About four years ago i had just arrived to Sweden and was looking for a path forward; a path in which i could enjoy my working day. I started by upcycling junk that i found at local dump sites, and by collecting building site scrap materials. I documented my works on a blog called MakeMendMakeDo these days i tend to post directly to the Facebook Page
I have always loved working with materials in the workshop, especially used and found materials – i often aim to make as little disturbance to the materials that i find and use; instead approaching the materials and objects i have by making a concerted effort to put them together with as minimal cuts and modifications as possible, in this way i tend to spend a lot of time staring at the objects i have, and seeing how they might come together to form a new object.
I do this partly to refrain from making unnecessary work for myself, but also it adds a bit more of a challenge, also when upcycling found junk i believe it is valuable to retain as much of the original form of the found object as possible.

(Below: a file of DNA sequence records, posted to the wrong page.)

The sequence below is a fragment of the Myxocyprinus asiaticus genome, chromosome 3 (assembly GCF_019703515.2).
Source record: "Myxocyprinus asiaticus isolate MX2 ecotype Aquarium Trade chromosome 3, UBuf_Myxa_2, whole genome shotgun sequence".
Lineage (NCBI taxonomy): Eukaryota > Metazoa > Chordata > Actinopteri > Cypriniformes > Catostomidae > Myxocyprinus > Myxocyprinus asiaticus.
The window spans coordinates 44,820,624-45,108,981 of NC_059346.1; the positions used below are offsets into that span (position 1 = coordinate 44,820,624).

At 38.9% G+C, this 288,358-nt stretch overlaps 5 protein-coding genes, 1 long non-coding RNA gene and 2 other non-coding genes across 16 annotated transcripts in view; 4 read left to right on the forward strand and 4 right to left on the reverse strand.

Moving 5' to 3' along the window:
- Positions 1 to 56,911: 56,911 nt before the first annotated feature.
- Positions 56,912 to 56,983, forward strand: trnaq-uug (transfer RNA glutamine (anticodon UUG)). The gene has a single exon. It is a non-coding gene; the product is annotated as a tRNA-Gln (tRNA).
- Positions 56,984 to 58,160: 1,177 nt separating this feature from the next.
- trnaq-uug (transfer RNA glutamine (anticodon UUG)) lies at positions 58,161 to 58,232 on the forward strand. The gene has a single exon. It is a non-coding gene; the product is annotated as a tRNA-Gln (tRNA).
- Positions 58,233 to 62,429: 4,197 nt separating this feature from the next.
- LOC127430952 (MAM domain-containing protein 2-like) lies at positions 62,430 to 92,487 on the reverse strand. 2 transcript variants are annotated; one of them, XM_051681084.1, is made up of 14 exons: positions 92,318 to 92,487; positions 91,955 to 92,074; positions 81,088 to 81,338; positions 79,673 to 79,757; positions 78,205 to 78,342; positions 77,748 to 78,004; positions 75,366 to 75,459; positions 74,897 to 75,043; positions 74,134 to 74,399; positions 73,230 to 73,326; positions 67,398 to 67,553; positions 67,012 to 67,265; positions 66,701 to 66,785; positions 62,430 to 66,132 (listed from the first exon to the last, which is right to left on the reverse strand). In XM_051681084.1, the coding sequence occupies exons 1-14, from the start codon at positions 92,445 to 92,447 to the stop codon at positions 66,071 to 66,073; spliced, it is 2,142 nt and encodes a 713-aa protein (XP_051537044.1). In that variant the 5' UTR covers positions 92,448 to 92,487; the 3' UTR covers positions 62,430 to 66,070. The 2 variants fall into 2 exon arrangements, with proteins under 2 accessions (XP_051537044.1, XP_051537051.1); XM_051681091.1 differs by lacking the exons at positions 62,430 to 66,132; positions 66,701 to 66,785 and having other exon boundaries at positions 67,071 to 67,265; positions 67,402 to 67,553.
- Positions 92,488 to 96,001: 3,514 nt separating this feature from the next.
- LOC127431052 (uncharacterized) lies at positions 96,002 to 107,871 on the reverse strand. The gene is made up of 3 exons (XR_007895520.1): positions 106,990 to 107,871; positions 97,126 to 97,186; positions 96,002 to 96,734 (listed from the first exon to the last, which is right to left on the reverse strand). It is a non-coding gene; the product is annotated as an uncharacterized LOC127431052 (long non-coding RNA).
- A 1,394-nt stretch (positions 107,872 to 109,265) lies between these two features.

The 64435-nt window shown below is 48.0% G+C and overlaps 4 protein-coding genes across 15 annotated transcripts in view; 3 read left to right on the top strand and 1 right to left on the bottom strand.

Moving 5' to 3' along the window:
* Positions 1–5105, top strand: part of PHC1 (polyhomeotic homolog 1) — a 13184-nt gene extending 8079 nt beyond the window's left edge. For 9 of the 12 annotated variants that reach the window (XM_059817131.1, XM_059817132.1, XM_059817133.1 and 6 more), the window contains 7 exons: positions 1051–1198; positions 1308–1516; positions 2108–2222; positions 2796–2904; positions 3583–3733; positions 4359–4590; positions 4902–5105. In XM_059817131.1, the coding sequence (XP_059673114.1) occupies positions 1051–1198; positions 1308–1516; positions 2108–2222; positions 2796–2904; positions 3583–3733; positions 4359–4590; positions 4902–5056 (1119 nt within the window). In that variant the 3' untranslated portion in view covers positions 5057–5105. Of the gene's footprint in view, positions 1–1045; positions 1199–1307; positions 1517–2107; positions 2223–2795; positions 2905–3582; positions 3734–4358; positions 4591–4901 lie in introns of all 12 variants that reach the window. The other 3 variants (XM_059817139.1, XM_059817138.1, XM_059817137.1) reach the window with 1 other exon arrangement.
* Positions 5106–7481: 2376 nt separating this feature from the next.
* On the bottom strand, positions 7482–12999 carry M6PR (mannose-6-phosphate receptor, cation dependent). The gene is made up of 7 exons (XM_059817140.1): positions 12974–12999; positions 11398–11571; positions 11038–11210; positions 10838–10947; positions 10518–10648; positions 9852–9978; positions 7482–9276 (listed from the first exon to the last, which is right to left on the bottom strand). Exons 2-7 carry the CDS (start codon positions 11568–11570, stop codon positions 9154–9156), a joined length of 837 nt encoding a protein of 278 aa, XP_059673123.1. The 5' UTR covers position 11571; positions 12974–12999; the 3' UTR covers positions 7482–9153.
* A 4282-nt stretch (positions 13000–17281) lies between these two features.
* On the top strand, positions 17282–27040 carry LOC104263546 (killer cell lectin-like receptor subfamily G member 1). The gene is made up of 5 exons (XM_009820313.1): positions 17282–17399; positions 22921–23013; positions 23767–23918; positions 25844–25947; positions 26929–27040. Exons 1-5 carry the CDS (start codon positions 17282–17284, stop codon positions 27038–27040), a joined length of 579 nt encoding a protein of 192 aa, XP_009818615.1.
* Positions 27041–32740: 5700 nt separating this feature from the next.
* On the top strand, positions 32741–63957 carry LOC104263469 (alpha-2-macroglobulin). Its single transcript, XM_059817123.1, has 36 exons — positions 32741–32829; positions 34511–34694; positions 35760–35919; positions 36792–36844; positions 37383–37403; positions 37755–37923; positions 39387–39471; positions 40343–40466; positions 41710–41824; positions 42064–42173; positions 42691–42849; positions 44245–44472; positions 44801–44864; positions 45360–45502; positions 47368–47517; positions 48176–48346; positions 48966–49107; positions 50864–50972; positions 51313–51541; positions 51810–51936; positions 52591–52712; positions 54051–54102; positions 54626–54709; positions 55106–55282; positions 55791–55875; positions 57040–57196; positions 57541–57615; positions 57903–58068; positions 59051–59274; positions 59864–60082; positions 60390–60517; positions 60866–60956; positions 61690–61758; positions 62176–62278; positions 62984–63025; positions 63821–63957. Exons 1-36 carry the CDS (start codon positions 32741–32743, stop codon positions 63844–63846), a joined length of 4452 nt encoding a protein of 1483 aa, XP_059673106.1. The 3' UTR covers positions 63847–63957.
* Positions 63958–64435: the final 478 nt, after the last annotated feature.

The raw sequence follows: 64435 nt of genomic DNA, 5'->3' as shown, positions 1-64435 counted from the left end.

Being in the workshop is a sort of meditation for me, just being there allows for inspiration to flow and the creative process to emerge. I have a habit of making a start without fully knowing the outcome or direction, it’s almost as if the direction of the piece shows itself some time in to the process, and thats just how i like it.
The piece i want to share with you today took two days – one day of just constant failing (all fricking day) the second day everything just seemed to move in the right direction, i belive it may be because over breakfast i was reminded of an up and coming christening; and we had yet to figure out a gift. I had found a purpose! – i would build a children’s garden chair as a gift. I have built furniture for kids before – check out the crib i made back in 2014, i was confident i could do a good job.
Check out the results below
Not stored properly, the timber had cracked, i decided that was the path forward and split them apart by dropping them from a height.
I cut the pieces in a band saw so that they became even and easier to put together, mapped out the pilot holes for the doweling and began drilling.
Once all pieces where knocked together and glued, it was time to make all the surfaces smooth as possible to avoid splinters.
When it came to the name, i used a router to make small cuts, getting deeper and deeper over time.
The final piece is certainly a little quirky, but i think the chair should be perfect for a small child to sit on when relaxing in the garden. Check out some of my older works here, i especially like this one.